Add a new note
If you are trying to select text to create highlights or citations, remember that you must now click or tap on the first word, and then click or tap on the last word.
One moment ...
Default project is now your active project.
Project items

Items saved from this article

This article has been saved
Highlights (0)
Some of your highlights are legacy items.

Highlights saved before July 30, 2012 will not be displayed on their respective source pages.

You can easily re-create the highlights by opening the book page or article, selecting the text, and clicking “Highlight.”

Citations (0)
Some of your citations are legacy items.

Any citation created before July 30, 2012 will labeled as a “Cited page.” New citations will be saved as cited passages, pages or articles.

We also added the ability to view new citations from your projects or the book or article where you created them.

Notes (0)
Bookmarks (0)

You have no saved items from this article

Project items include:
  • Saved book/article
  • Highlights
  • Quotes/citations
  • Notes
  • Bookmarks
Notes
Cite this article

Cited article

Style
Citations are available only to our active members.
Buy instant access to cite pages or passages in MLA, APA and Chicago citation styles.

(Einhorn, 1992, p. 25)

(Einhorn 25)

1. Lois J. Einhorn, Abraham Lincoln, the Orator: Penetrating the Lincoln Legend (Westport, CT: Greenwood Press, 1992), 25, http://www.questia.com/read/27419298.

Cited article

A League of Her Own: Patricia Cornwell Mines Her Dark Side
Settings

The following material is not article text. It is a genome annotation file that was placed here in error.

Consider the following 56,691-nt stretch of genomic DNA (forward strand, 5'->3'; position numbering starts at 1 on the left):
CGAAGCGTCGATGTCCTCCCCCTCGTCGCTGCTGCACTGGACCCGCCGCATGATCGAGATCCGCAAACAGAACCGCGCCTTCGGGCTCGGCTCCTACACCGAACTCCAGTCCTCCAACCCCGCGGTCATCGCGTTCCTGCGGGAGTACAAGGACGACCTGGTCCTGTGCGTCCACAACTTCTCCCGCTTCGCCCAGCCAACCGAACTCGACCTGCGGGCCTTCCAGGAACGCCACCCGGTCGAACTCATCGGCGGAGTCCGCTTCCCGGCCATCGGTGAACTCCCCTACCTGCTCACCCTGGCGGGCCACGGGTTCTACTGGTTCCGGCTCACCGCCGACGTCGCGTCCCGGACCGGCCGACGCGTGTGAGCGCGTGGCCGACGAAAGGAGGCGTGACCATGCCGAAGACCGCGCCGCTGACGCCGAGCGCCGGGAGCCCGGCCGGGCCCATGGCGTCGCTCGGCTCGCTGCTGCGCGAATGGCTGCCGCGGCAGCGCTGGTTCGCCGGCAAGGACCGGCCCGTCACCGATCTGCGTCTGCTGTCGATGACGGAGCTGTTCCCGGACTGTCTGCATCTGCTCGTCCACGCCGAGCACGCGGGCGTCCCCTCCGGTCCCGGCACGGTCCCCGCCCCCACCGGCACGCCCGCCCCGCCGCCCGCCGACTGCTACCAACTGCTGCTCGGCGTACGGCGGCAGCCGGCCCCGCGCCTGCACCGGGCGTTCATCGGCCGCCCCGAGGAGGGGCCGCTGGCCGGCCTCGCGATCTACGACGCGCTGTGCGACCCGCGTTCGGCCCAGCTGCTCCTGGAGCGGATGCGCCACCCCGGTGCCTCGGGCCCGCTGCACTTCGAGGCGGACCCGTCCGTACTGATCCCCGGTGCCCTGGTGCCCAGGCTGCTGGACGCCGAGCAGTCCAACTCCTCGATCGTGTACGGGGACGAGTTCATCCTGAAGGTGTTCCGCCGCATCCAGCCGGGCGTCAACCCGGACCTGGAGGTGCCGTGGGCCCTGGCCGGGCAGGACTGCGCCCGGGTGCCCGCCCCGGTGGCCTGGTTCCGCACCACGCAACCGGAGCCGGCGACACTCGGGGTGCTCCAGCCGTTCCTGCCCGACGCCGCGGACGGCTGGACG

Settings

Typeface
Text size Smaller Larger Reset View mode
Search within

Search within this article

Look up

Look up a word

  • Dictionary
  • Thesaurus
Please submit a word or phrase above.
Print this page

Print this page

Why can't I print more than one page at a time?

Help
Full screen

matching results for page

    Questia reader help

    How to highlight and cite specific passages

    1. Click or tap the first word you want to select.
    2. Click or tap the last word you want to select, and you’ll see everything in between get selected.
    3. You’ll then get a menu of options like creating a highlight or a citation from that passage of text.

    OK, got it!

    Cited passage

    Style
    Citations are available only to our active members.
    Buy instant access to cite pages or passages in MLA, APA and Chicago citation styles.

    "Portraying himself as an honest, ordinary person helped Lincoln identify with his audiences." (Einhorn, 1992, p. 25).

    "Portraying himself as an honest, ordinary person helped Lincoln identify with his audiences." (Einhorn 25)

    "Portraying himself as an honest, ordinary person helped Lincoln identify with his audiences."1

    1. Lois J. Einhorn, Abraham Lincoln, the Orator: Penetrating the Lincoln Legend (Westport, CT: Greenwood Press, 1992), 25, http://www.questia.com/read/27419298.

    Cited passage

    Thanks for trying Questia!

    Please continue trying out our research tools, but please note, full functionality is available only to our active members.

    Your work will be lost once you leave this Web page.

    Buy instant access to save your work.

    Already a member? Log in now.

    Author Advanced search

    Oops!

    An unknown error has occurred. Please click the button below to reload the page. If the problem persists, please try again in a little while.